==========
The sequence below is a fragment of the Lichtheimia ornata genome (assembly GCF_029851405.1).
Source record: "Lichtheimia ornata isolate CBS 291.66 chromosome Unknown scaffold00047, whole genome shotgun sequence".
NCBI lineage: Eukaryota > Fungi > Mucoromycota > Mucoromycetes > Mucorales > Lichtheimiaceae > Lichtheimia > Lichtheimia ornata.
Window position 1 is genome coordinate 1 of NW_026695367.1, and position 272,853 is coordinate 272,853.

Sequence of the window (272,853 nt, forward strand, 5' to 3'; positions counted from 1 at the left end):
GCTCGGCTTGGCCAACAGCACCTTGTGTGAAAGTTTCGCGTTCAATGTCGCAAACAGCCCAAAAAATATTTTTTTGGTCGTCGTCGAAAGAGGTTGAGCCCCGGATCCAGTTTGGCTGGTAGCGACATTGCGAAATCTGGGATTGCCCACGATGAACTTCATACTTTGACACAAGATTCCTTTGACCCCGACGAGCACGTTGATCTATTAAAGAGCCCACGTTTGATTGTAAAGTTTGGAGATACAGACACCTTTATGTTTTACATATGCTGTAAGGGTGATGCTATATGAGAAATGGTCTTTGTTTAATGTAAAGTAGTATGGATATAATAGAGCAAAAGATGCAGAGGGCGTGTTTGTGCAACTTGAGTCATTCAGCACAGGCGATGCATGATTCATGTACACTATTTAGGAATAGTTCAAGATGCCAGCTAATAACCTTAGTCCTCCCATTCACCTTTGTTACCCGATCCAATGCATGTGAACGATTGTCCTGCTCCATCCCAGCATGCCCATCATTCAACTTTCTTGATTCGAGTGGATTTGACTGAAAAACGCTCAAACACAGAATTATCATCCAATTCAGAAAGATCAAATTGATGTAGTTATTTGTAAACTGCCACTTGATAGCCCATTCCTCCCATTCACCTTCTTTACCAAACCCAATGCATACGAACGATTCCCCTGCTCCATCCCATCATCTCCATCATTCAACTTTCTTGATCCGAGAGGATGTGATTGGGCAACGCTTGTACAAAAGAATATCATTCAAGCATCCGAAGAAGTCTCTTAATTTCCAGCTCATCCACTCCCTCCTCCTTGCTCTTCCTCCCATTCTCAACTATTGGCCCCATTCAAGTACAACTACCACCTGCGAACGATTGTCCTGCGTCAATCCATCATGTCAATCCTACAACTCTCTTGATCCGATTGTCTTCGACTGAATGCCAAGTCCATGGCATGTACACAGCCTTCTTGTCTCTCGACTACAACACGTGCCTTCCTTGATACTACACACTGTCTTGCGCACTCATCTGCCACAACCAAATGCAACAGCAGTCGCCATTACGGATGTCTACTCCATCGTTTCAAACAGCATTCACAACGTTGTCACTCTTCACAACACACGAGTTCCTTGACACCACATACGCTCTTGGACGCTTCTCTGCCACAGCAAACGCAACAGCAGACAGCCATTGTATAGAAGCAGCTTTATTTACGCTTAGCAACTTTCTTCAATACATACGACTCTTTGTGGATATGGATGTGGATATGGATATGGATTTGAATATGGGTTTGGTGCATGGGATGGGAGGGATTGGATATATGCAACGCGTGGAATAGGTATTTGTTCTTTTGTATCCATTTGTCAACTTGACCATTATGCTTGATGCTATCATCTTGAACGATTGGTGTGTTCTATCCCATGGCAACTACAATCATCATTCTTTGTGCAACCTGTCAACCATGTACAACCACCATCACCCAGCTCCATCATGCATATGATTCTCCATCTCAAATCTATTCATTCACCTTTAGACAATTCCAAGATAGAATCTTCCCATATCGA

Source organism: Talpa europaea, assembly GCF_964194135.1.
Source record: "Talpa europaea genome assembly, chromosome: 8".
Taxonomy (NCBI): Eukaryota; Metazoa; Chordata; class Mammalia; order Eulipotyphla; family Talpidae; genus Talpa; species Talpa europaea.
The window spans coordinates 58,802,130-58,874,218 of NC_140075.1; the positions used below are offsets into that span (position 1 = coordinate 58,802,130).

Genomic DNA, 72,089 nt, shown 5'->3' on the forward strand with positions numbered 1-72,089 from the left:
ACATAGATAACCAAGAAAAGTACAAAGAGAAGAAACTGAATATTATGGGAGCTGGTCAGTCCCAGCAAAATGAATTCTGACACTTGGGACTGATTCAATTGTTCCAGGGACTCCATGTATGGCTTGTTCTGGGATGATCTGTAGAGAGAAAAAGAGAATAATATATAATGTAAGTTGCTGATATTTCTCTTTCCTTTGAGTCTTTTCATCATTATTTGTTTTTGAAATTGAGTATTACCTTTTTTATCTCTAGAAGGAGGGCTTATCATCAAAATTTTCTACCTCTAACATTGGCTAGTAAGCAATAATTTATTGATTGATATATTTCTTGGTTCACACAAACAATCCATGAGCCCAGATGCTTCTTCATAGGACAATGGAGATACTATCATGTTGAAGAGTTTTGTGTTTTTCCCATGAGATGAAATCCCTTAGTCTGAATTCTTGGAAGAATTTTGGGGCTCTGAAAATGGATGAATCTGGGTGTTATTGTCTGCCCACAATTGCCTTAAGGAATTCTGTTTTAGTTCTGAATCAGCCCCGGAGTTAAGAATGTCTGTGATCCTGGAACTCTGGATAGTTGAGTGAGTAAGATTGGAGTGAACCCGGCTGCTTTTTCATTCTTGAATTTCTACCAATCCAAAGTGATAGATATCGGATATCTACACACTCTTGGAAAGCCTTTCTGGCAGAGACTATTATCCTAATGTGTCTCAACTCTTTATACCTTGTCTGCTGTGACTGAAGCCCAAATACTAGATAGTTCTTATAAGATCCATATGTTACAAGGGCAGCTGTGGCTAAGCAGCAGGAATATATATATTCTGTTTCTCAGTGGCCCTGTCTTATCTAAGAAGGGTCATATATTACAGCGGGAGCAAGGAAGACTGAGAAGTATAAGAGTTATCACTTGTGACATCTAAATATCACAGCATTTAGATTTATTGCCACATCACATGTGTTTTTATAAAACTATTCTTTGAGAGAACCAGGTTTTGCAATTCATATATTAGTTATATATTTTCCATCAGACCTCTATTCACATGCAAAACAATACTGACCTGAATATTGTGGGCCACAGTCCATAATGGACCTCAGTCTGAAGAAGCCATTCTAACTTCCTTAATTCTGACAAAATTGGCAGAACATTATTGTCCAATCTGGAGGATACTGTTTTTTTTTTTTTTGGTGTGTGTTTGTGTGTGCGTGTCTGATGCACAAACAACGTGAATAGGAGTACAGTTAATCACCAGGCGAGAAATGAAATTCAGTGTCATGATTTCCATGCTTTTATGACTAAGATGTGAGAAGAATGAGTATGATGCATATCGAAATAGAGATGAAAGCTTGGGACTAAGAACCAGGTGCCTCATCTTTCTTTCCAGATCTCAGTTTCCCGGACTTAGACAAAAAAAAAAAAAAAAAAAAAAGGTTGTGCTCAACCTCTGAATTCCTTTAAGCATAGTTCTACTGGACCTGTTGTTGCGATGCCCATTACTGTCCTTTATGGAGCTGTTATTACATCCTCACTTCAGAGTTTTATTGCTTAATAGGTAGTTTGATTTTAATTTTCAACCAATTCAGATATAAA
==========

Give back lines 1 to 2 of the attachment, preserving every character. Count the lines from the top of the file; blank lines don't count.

The sequence below is a fragment of the Lichtheimia ornata genome (assembly GCF_029851405.1).
Source record: "Lichtheimia ornata isolate CBS 291.66 chromosome Unknown scaffold00047, whole genome shotgun sequence".